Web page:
Recovery Act grantee leads integrated research center studying the pharmacogenomics of addiction
By Susan Johnson
September 6, 2011
Recovery Act Investment: “Mayo Clinic Program for Individualized Treatment of Alcohol Dependence,” David A. Mrazek, Mayo Clinic; 2009: $1,231,613 (1P20AA017830-01); 2010: $1,268,395 (5P20AA017830-02). Funded by the National Institute on Alcohol Abuse and Alcoholism.
Publications listing this Recovery Act Investment as providing grant support: Lee MR, et al. Acamprosate reduces ethanol drinking behaviors and alters the metabolite profile in mice lacking ENT1. Neuroscience Letters, 2011;490:90–95.
Kim, J-H, et al. Functional role of the polymorphic 647 T/C variant of ENT1 (SLC29A1) and its association with alcohol withdrawal seizures. PLoS One, 2011;6(1):e16331.
According to the National Institute on Alcohol Abuse and Alcoholism (NIAAA), nearly 8,000,000 Americans are addicted to alcohol1. Of the fraction who get help, only some find any given treatment to be effective. For example, the drug acamprosate reduces alcohol cravings in some people—but not others—by maintaining the brain’s chemical balance during withdrawal. Why doesn’t acamprosate help everyone? How can doctors predict which patients will benefit from it?
The Mayo Clinic in Rochester, Minnesota is developing a research program to answer these types of questions and to use the answers to help patients. Beginning with privately donated funds, Mayo brought in a new scientific team to study the genetics of addiction hoping to develop this nascent team into an integrated program where lab and clinical scientists would work together to translate discoveries into better alcoholism treatments. To launch this program, the investigators, led by Dr. David Mrazek, applied for an exploratory research center grant from NIAAA to create what they called the “Mayo Clinic Program for Individualized Treatment of Alcohol Dependence.” Their plan was to begin by studying the genetic and neurochemical bases of acamprosate treatment response using both mice and human subjects.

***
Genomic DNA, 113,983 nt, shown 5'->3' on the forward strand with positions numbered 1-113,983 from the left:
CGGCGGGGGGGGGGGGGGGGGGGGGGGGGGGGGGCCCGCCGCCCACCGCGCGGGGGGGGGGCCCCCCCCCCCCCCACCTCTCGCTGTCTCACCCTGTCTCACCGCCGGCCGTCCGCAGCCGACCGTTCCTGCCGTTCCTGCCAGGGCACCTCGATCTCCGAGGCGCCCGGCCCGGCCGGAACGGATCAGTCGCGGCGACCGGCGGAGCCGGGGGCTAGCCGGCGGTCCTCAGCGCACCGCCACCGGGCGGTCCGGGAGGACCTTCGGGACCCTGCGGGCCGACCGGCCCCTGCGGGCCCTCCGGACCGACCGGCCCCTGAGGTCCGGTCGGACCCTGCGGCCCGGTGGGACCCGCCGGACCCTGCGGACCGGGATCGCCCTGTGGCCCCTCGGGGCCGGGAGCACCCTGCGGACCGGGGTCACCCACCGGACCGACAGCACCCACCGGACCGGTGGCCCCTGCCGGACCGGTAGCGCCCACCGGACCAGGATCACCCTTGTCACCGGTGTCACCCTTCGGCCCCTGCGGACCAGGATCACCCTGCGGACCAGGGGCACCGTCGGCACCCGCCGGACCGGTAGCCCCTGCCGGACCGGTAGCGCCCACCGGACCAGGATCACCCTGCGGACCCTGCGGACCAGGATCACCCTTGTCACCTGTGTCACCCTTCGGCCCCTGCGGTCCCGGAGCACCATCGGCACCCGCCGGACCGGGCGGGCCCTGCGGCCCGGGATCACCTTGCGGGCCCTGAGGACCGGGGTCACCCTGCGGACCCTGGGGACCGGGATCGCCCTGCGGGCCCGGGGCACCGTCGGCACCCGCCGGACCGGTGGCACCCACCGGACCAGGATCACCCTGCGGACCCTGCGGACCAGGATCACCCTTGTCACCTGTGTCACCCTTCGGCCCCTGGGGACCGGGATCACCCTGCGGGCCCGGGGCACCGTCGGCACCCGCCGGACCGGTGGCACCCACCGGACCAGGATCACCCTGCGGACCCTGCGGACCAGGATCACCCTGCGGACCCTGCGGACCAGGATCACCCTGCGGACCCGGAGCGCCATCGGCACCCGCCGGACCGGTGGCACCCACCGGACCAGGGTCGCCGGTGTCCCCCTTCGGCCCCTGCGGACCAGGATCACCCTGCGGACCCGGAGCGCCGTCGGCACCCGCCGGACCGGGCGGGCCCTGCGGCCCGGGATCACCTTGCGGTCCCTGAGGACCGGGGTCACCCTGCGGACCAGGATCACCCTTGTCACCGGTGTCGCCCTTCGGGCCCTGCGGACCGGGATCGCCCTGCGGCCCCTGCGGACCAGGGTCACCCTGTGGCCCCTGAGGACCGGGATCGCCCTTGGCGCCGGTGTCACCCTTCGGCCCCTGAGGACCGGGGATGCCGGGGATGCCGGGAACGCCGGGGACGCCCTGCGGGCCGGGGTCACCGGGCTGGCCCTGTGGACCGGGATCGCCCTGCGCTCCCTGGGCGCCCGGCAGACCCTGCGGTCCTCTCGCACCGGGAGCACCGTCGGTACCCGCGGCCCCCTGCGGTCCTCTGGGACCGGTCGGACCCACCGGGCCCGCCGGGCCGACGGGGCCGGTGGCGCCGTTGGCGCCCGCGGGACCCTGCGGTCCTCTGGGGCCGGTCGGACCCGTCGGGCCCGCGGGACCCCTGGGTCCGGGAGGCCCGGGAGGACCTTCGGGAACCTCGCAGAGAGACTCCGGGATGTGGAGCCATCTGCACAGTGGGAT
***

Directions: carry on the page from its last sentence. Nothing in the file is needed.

“What we’re doing that is especially unique is taking this integrative research model and directing it to pharmacogenomics, seeing how genetics affects alcoholism treatment. This is a narrow but an important focus.” -Mrazek
Unfortunately, their grant application barely missed NIAAA’s tight cutoff for these highly competitive research funds. Without this grant, the team’s potentially transformative research program would have developed much more slowly, said Mrazek, or even been shut down, if the investigators could not find alternative funding sources.
“If we wanted to continue work, we needed to find alternative support. It was critical that we have this [exploratory] grant, or the entire operation would have slowed down and ultimately closed…What we needed most of all was an infrastructure grant to hold us together.” -Mrazek
Help From the American Recovery and Reinvestment Act (ARRA):
In a stroke of luck for the Mayo investigators, however, a perfectly timed infusion of funds from ARRA allowed NIAAA to expand the number of applications the Institute was able to support. But there was a hitch: Although the collaborators had planned on a four-year grant, ARRA required them to finish their project in two years.
“It pushed us to get moving. We couldn’t really jog, we had to start running right from the very beginning. We got twice as much done in the first two years and that was fantastic.” -Mrazek
This meant that the investigators had to kick into high gear and alter their original plans. They hired teams of clinicians, patient coordinators, and data managers to search for study participants in three additional towns in order to complete enrollment more quickly. As a side benefit, this resulted in a more ethnically and socioeconomically diverse set of patients than would have participated otherwise, explained Mrazek; in addition, many of the patients were not being treated for their alcoholism before joining the Mayo research.